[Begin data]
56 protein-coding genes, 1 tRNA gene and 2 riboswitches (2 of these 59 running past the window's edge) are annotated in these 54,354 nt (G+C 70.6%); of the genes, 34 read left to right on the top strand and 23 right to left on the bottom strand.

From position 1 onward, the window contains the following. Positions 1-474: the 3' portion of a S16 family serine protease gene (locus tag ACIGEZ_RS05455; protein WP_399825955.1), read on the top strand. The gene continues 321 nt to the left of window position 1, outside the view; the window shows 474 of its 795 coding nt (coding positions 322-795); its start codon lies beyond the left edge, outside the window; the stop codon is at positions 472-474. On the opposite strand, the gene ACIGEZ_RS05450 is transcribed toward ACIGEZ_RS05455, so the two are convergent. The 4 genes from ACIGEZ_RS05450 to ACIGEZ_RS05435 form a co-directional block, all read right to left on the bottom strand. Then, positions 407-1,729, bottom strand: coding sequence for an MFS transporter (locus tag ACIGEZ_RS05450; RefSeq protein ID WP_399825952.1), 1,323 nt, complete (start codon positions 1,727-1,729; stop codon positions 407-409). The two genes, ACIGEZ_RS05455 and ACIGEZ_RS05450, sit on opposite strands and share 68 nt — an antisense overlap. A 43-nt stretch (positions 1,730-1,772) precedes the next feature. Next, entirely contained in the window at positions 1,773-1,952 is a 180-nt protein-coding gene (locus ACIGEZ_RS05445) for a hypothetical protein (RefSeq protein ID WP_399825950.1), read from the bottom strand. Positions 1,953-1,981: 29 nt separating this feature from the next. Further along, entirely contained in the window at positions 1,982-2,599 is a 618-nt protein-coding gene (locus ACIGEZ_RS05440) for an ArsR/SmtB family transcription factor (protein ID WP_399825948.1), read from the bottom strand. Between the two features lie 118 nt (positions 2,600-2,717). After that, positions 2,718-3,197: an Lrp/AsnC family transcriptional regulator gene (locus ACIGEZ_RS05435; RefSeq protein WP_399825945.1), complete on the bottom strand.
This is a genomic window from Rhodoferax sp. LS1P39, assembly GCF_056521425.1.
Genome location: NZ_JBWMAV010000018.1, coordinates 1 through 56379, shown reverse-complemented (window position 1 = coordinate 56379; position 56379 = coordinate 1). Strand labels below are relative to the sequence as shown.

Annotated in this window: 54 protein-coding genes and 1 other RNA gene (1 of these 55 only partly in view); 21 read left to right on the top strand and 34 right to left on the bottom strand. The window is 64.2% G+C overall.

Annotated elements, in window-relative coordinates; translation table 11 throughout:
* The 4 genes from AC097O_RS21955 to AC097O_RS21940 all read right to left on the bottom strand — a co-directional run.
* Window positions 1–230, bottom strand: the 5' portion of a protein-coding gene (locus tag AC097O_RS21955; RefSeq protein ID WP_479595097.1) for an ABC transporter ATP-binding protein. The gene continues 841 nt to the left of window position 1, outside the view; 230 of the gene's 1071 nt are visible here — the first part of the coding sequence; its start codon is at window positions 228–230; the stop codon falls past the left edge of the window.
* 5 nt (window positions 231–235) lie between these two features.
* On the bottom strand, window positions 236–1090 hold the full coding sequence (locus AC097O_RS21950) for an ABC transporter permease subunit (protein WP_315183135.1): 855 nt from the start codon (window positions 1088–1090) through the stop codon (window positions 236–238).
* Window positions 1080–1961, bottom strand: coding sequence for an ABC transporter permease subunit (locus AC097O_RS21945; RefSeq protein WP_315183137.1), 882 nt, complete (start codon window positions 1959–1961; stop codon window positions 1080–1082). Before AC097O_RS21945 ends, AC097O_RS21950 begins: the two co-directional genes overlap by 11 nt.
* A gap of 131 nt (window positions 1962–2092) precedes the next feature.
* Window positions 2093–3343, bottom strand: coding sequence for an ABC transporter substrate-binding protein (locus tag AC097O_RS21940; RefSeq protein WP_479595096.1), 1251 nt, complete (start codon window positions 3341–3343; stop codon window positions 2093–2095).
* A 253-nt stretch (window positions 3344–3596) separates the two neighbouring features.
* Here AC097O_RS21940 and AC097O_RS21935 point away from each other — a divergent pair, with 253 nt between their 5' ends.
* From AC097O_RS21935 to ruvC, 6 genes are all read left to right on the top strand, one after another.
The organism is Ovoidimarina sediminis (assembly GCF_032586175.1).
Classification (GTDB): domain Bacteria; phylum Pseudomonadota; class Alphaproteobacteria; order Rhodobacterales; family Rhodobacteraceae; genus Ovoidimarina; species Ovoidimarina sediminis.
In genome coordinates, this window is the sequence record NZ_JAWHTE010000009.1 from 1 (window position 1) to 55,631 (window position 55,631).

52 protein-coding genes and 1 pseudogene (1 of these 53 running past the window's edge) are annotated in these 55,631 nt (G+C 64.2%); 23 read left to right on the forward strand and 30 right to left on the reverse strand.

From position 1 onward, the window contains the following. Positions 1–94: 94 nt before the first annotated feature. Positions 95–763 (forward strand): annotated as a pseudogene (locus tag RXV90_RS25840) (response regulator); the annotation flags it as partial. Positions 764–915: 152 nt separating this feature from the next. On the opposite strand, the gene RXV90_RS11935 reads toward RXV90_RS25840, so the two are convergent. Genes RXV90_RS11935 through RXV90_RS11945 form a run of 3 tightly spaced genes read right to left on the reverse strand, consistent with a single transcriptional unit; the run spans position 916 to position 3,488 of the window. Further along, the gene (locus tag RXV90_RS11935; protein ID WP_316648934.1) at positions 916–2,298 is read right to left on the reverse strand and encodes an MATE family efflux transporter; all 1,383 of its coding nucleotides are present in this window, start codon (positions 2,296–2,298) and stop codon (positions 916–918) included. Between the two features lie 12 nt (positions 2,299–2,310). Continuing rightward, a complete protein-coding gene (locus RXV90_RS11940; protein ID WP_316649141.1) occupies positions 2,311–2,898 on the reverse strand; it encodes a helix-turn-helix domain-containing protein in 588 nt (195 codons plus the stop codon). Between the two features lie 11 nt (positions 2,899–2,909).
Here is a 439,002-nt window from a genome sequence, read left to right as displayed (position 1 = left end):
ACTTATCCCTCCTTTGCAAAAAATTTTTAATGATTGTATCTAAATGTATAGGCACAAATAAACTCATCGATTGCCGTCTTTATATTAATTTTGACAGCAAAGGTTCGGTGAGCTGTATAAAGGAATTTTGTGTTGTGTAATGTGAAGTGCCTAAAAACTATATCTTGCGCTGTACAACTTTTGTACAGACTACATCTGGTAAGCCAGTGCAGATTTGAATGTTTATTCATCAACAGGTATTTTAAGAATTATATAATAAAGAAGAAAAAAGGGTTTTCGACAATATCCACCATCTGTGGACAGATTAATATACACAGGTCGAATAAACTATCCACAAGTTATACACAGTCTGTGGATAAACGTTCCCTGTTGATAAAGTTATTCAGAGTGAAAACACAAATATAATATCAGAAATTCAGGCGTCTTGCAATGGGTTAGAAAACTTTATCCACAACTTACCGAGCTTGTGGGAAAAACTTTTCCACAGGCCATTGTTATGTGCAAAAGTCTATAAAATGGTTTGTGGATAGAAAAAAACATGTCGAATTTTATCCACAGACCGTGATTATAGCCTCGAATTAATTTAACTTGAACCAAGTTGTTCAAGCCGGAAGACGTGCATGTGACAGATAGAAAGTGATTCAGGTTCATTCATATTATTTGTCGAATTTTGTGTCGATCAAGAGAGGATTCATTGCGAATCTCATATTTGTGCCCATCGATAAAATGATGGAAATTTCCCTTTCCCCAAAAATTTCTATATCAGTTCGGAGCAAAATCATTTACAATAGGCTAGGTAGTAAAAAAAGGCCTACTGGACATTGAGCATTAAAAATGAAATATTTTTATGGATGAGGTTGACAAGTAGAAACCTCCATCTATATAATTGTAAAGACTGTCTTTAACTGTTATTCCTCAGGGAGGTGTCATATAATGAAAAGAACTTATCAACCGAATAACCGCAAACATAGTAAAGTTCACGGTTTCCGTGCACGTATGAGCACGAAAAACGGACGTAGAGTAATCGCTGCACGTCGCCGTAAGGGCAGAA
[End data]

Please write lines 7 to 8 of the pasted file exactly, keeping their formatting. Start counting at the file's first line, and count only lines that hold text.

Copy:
* The 4 genes from AC097O_RS21955 to AC097O_RS21940 all read right to left on the bottom strand — a co-directional run.
* Window positions 1–230, bottom strand: the 5' portion of a protein-coding gene (locus tag AC097O_RS21955; RefSeq protein ID WP_479595097.1) for an ABC transporter ATP-binding protein. The gene continues 841 nt to the left of window position 1, outside the view; 230 of the gene's 1071 nt are visible here — the first part of the coding sequence; its start codon is at window positions 228–230; the stop codon falls past the left edge of the window.